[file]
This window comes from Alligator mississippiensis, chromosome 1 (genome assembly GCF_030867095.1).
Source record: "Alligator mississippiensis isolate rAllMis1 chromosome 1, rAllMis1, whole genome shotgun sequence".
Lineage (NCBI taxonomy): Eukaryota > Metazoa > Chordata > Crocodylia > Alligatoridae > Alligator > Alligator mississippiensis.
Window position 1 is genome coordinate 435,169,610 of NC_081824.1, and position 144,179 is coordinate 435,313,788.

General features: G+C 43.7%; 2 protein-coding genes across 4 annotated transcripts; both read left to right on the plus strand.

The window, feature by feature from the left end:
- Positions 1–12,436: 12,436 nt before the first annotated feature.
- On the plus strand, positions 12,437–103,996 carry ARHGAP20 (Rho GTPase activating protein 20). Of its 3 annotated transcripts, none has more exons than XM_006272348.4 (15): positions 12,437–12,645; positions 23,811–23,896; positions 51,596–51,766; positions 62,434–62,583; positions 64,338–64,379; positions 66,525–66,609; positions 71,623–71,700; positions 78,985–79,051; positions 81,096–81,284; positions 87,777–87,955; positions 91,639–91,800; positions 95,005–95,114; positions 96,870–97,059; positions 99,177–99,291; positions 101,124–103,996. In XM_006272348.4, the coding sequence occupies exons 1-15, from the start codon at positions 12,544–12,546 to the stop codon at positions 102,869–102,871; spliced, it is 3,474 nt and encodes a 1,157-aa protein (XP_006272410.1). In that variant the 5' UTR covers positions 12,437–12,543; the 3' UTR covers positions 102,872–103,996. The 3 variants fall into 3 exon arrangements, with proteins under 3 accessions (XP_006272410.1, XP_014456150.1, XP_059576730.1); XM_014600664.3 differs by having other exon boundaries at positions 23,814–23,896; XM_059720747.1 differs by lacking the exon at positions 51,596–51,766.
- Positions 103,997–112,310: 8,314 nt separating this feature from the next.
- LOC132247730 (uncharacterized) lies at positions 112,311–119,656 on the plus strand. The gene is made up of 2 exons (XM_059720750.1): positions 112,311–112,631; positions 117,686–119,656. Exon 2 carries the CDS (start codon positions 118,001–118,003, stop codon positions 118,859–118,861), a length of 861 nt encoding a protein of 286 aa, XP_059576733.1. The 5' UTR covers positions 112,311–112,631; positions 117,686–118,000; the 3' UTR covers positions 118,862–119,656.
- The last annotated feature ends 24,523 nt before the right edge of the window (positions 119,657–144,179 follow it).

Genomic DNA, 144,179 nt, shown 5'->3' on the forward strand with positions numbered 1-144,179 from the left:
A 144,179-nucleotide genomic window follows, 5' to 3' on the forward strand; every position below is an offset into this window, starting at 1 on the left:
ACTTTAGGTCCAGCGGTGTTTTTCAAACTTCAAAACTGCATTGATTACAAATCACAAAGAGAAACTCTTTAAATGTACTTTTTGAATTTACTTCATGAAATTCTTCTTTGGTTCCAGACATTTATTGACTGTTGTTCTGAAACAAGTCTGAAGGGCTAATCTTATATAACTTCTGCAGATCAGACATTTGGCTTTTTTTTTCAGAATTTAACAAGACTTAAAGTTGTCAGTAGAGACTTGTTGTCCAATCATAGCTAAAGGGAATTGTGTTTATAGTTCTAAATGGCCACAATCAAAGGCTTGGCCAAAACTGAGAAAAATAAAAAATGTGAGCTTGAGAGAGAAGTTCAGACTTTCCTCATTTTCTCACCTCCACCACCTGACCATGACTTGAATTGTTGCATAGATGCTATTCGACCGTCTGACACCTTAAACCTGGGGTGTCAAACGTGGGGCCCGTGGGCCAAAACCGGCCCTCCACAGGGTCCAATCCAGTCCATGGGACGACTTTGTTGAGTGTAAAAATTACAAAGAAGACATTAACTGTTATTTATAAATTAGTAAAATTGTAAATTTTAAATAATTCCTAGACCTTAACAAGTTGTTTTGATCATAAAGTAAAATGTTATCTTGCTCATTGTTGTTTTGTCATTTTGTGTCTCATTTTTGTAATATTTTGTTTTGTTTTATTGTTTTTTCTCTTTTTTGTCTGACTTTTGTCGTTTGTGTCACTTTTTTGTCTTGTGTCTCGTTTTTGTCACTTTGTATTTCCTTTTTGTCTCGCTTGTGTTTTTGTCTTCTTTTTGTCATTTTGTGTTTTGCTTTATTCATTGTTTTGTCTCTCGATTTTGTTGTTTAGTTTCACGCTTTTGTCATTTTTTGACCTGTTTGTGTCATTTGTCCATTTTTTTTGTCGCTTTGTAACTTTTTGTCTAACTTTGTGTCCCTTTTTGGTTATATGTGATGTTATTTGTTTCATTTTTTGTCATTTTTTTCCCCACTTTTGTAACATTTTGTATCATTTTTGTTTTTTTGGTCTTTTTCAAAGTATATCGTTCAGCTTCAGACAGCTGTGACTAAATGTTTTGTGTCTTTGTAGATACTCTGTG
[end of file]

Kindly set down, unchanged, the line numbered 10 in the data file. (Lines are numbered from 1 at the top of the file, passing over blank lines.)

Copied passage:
- LOC132247730 (uncharacterized) lies at positions 112,311–119,656 on the plus strand. The gene is made up of 2 exons (XM_059720750.1): positions 112,311–112,631; positions 117,686–119,656. Exon 2 carries the CDS (start codon positions 118,001–118,003, stop codon positions 118,859–118,861), a length of 861 nt encoding a protein of 286 aa, XP_059576733.1. The 5' UTR covers positions 112,311–112,631; positions 117,686–118,000; the 3' UTR covers positions 118,862–119,656.